Genre: middle grade speculative fiction
Summary: Tommy Pepper is your average sixth grader dealing with your not-so-average sixth grader stuff. Tommy’s mom died in a car wreck he’s pretty sure he caused. The shock and the grief caused his little sister Patty to stop talking and his dad stopped painting. Now they might lose their house to a beach front condo project. To top it all off, Tommy finds a strange necklace that gives him some amazing powers. Little does he know someone from another planet is tracking the necklace — someone with malicious, deadly intentions.
Critique: Tommy’s story intersperses with the tribulations of Young Waeglim, who lives on a planet in another galaxy far far away. The evil Lord Mondus wants to steal the Art (akin to pure creative magic) of Waeglim’s people, the Valorim. Waeglim forges the Art into a necklace and hurls it out into space, where it eventually crash lands in Tommy Pepper’s lunchbox.
I know I know: all that technically falls under summary, but summarizing this book is complicated. Reading it, however, is NOT!
Tommy’s sections are written in a familiar, contemporary voice (except when the necklace influences Tommy’s perceptions, occasionally causing him to speak the language of the Valorim). Waeglim’s sections, however, are in an old epic saga style à la Beowulf, Njal’s Saga, The Song of Roland, or Sir Gawain and the Green Knight.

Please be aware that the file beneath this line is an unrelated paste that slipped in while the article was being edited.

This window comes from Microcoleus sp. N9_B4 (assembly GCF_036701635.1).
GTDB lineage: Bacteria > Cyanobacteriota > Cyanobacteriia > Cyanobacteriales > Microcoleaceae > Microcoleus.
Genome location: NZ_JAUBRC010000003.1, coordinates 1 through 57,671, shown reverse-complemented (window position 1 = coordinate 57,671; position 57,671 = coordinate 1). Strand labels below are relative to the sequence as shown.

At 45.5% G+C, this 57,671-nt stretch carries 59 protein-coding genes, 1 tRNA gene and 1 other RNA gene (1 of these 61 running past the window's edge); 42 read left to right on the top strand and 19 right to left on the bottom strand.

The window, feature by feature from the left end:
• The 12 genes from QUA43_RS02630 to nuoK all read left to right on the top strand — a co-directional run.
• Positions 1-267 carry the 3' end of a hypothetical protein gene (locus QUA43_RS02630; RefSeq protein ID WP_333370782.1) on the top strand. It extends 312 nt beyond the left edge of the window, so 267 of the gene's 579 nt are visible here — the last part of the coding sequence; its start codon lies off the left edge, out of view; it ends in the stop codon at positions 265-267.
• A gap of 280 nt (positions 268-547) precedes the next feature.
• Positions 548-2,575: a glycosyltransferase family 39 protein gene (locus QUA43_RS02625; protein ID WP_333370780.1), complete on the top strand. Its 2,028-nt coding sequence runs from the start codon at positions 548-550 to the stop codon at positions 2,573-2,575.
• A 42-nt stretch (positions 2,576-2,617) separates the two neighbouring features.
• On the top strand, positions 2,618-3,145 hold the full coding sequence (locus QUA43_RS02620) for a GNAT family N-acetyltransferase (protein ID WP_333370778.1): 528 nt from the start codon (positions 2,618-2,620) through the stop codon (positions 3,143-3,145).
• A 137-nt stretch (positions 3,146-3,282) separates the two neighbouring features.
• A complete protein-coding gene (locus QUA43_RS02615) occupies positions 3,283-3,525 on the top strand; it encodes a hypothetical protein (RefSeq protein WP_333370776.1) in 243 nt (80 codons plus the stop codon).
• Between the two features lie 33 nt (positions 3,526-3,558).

By mingling these two, very different “lingos,” Gary Schmidt opens up exciting, new literary territory for upper middle grade and younger YA readers! If parents are frothing-at-the-mouth Tolkien fans (and by extension, frothing fans of old Germanic cultures and literature) who desperately want their kids to become frothing Tolkien fans, this is the book to start’em on!
One of the great but unexpected benefits of this approach is how it teaches a younger reader to infer the meanings of unfamiliar words. Orulo. Honora. Resid. Words from another planet that mingle with English and enough contextual clues to allow for interpretation. The reader is continually challenged to participate with the text.
(For the more reluctant readers, I highly recommend the recorded version! Graham Winton is an excellent reader who aptly renders all the drama and nail-biting action out of the epic segments.)